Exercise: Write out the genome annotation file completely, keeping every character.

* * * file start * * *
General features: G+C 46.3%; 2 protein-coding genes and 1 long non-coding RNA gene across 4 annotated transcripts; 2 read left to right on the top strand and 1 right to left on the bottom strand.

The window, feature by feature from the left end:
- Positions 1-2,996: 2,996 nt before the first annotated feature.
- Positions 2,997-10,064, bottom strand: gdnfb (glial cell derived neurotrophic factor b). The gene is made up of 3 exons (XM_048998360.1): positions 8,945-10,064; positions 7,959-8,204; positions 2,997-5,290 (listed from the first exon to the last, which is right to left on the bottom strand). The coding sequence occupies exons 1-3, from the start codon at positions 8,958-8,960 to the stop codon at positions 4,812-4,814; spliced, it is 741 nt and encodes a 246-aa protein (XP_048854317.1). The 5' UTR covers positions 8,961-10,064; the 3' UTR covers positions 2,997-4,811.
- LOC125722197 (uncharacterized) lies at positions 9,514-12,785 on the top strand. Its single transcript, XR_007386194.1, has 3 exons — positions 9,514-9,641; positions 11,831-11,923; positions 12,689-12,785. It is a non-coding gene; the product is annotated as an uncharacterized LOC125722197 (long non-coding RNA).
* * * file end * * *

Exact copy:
General features: G+C 46.3%; 2 protein-coding genes and 1 long non-coding RNA gene across 4 annotated transcripts; 2 read left to right on the top strand and 1 right to left on the bottom strand.

The window, feature by feature from the left end:
- Positions 1-2,996: 2,996 nt before the first annotated feature.
- Positions 2,997-10,064, bottom strand: gdnfb (glial cell derived neurotrophic factor b). The gene is made up of 3 exons (XM_048998360.1): positions 8,945-10,064; positions 7,959-8,204; positions 2,997-5,290 (listed from the first exon to the last, which is right to left on the bottom strand). The coding sequence occupies exons 1-3, from the start codon at positions 8,958-8,960 to the stop codon at positions 4,812-4,814; spliced, it is 741 nt and encodes a 246-aa protein (XP_048854317.1). The 5' UTR covers positions 8,961-10,064; the 3' UTR covers positions 2,997-4,811.
- LOC125722197 (uncharacterized) lies at positions 9,514-12,785 on the top strand. Its single transcript, XR_007386194.1, has 3 exons — positions 9,514-9,641; positions 11,831-11,923; positions 12,689-12,785. It is a non-coding gene; the product is annotated as an uncharacterized LOC125722197 (long non-coding RNA).